Volunteering to help, befriend and support children
What is an independent visitor?
Independent visitors are volunteers who befriend and support children and young people aged up to 18 who are looked after by the local authority. All looked after children should, by law, be offered the chance to have an independent visitor.
An independent visitor can be life changing for a young person in care, being a consistent and supportive person in their life, helping them learn to trust, have fun and grow.
What is the role of an independent visitor?
Independent Visitors take an active interest in the lives, hopes and concerns of young people and are there to listen and help. Independent visitors meet regularly with a young person to do activities together, talk, be supportive and have fun. This might be a trip to the cinema or bowling, a day out in London or just a coffee and a chat.
Volunteers can make a real difference to a young person by sharing a hobby, sport or interest. They can help with school or college work or help a young person learn about their own or other people's culture. All the activities will be what the young person wants to do. These will be agreed with the Independent Visitor and their carers. This gives them the chance to have fun and make their own choices.
How often do I visit and how long does a visit last?
Independent visitors meet their young person every 2-3 weeks for a few hours. Building a relationship can take time, but being committed and patient works! The early meetings will probably be relatively short, maybe only for an hour or two at first. Generally, the amount of time spent and frequency of visits are decided by the young person and you, with support and agreement from us.
Are independent visitors matched with young people who live locally?
This depends how far you are willing to travel and where you live. We will take your needs and views into account when matching you to the child or young person. Some young people are placed a long way out of Croydon (e.g. Kent or Sussex) which can be isolating. For these young people, it can make a huge difference for a volunteer to be prepared to travel out to see them.
How long am I expected to volunteer?
We ask for volunteers to commit to a young person for a minimum of 18 months. Most volunteers develop a good relationship with the young person they are matched with. In some cases volunteers have carried on visiting a young person for many years and their relationship has continued until the young person leaves the care system and beyond. At other times, the relationship comes to a natural end as the young person grows older, or the circumstances of the volunteer or young person may change.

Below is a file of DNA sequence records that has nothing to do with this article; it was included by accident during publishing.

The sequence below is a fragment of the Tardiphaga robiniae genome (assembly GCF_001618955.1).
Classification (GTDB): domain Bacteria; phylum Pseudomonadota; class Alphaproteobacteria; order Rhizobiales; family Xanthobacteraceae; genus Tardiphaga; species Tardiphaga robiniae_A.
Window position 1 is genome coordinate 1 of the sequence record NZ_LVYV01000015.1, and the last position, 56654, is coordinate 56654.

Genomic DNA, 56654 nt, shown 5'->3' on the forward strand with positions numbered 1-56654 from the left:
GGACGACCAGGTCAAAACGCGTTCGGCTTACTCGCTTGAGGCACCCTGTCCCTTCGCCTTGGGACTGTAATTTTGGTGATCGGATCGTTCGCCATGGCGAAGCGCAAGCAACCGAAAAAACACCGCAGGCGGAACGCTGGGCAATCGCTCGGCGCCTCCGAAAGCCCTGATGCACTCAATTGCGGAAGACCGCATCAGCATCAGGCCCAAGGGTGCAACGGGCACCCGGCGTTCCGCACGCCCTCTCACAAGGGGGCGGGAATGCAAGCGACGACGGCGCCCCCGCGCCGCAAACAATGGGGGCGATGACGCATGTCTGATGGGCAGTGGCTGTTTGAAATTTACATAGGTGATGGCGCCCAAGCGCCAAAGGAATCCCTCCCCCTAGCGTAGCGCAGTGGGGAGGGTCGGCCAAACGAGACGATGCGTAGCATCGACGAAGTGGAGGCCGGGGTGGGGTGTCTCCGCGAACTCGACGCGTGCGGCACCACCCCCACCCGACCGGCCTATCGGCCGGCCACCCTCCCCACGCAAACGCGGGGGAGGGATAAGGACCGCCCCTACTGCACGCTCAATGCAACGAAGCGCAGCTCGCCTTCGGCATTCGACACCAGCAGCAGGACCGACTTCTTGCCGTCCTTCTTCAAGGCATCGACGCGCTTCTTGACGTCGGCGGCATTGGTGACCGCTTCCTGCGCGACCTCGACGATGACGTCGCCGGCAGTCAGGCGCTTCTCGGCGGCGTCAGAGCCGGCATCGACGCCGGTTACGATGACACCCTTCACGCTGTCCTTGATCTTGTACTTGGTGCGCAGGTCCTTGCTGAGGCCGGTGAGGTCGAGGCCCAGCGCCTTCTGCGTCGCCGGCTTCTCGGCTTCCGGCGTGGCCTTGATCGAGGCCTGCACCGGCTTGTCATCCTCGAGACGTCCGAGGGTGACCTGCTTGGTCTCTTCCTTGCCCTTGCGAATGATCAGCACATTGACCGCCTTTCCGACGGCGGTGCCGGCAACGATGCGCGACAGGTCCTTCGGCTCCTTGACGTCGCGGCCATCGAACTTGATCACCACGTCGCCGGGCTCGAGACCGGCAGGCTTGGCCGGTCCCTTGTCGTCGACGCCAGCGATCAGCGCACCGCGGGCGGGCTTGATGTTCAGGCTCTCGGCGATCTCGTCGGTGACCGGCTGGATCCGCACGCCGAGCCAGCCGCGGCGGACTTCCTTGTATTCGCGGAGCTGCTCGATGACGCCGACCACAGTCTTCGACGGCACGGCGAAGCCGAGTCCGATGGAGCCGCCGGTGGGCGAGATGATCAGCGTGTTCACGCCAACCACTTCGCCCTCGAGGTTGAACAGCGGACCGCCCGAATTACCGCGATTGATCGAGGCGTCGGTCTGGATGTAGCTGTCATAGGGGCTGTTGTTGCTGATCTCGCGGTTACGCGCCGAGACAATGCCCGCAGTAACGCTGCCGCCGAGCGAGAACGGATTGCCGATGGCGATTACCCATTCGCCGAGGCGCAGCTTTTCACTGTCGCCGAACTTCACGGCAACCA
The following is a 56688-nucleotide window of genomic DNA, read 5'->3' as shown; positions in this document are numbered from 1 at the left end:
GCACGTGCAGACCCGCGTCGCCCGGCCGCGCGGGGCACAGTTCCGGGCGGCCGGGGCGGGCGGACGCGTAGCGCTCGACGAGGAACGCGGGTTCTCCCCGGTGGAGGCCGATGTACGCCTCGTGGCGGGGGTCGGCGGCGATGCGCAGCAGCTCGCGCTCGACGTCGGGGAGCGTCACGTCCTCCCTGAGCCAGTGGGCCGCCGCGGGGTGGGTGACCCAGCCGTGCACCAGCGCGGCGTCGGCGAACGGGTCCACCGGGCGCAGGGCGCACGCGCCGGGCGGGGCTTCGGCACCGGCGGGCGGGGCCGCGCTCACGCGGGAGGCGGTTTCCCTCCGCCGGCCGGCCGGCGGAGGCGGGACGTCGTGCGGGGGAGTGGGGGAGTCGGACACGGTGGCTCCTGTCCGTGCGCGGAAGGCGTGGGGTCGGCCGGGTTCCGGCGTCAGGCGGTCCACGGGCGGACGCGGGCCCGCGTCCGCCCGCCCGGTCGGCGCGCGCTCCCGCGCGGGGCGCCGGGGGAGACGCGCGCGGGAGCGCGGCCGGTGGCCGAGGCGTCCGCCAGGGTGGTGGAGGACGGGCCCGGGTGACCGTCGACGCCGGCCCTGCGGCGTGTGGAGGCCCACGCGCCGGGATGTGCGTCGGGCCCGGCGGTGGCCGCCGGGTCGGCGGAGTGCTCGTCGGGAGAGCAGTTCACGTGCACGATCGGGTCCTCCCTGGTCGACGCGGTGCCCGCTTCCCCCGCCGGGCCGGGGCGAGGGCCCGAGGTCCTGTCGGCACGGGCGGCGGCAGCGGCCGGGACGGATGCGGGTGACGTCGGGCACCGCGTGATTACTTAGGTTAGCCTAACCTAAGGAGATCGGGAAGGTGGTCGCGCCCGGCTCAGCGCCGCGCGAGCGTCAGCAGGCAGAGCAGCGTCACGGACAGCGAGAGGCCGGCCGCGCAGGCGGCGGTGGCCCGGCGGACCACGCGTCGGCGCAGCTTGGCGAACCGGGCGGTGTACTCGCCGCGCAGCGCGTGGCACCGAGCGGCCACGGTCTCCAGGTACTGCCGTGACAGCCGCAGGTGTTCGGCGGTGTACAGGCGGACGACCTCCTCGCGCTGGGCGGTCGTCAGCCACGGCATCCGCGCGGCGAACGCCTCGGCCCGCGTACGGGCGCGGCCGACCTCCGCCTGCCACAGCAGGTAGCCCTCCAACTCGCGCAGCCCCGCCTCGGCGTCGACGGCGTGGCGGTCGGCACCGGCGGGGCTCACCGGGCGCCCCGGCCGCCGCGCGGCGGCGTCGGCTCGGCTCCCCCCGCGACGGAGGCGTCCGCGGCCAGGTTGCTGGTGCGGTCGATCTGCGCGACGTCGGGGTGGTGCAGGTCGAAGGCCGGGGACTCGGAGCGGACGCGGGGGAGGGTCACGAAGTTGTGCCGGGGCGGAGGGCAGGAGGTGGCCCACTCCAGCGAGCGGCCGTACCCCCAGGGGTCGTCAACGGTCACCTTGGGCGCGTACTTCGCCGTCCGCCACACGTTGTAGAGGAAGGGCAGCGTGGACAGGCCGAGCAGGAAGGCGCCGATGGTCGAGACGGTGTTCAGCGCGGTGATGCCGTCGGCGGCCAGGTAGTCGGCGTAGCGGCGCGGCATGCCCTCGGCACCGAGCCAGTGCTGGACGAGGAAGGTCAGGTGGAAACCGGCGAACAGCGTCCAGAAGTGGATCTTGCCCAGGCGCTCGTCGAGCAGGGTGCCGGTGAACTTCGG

Will I need training?
Yes. You will need to complete the independent visitor training before being approved as a volunteer. The training includes sessions on: children's rights, safeguarding children, the role of an independent visitor, communication, confidentiality, children's services procedures, issues facing looked after children, and managing children's behaviour. See independent visitor training.
Who can become an independent visitor?
Volunteers of all ages and backgrounds are welcome. We are particularly keen to recruit male volunteers and people from BAME communities. You do not need any specific qualifications, experience or background to be an independent visitor. You do need to be able to demonstrate to us that you have the aptitude and personal qualities to relate appropriately to a young person and offer them support as an independent visitor.
Do you check volunteers?
To make sure all of the volunteers we recruit are safe and suitable for the role, volunteers must undergo a clear and comprehensive selection process involving interviews, reference checks, training and a panel interview. We will examine children's services records and carry out an enhanced DBS (Disclosure and Barring) check. These checks are carried out to ensure the safeguarding of young people and volunteers.
What are the young people waiting for independent visitors like?
Some young people will be outgoing and easy to get along with and others may take more time to get to know as they may be shy or nervous. Some young people will be active and energetic while others may be calm or more laid back. Some children may have emotional problems or difficulties with school or college work. Many have wonderful skills and talents.
All young people waiting for an independent visitor are looked after by the local authority. They will be facing difficulties and situations which may be hard for us to comprehend. This means you will need to be respectful, caring, patient, encouraging and understanding. Most of the young people independent visitors may work with are in foster care, or semi independent living, although some are in residential care settings.
What help and support will I receive?
All independent visitors have regular one to one and group support including reviews of the volunteer role. Once matched, you will be assigned a volunteer co-ordinator who will support you with any questions or concerns you may have on an ongoing basis. We will also support you to access further training to help in your IV role.
Are independent visitors reimbursed for expenses?
We pay volunteers allowances for agreed activities and transport costs. No volunteer should be out of pocket for anything they do as part of their role as an independent visitor.
What do I do next?
Please complete the online form.
If you would like further information, please contact one of the independent visitor co-ordinators via the details given below.
|Job title||Independent Visitor Volunteer Co-ordinator|
|Department||Children's Quality Assurance and Safeguarding Service|
|Telephone||020 8726 6000 ext 88777|
|Address||4th Floor, Zone F|
Bernard Weatherill House,
8 Mint Walk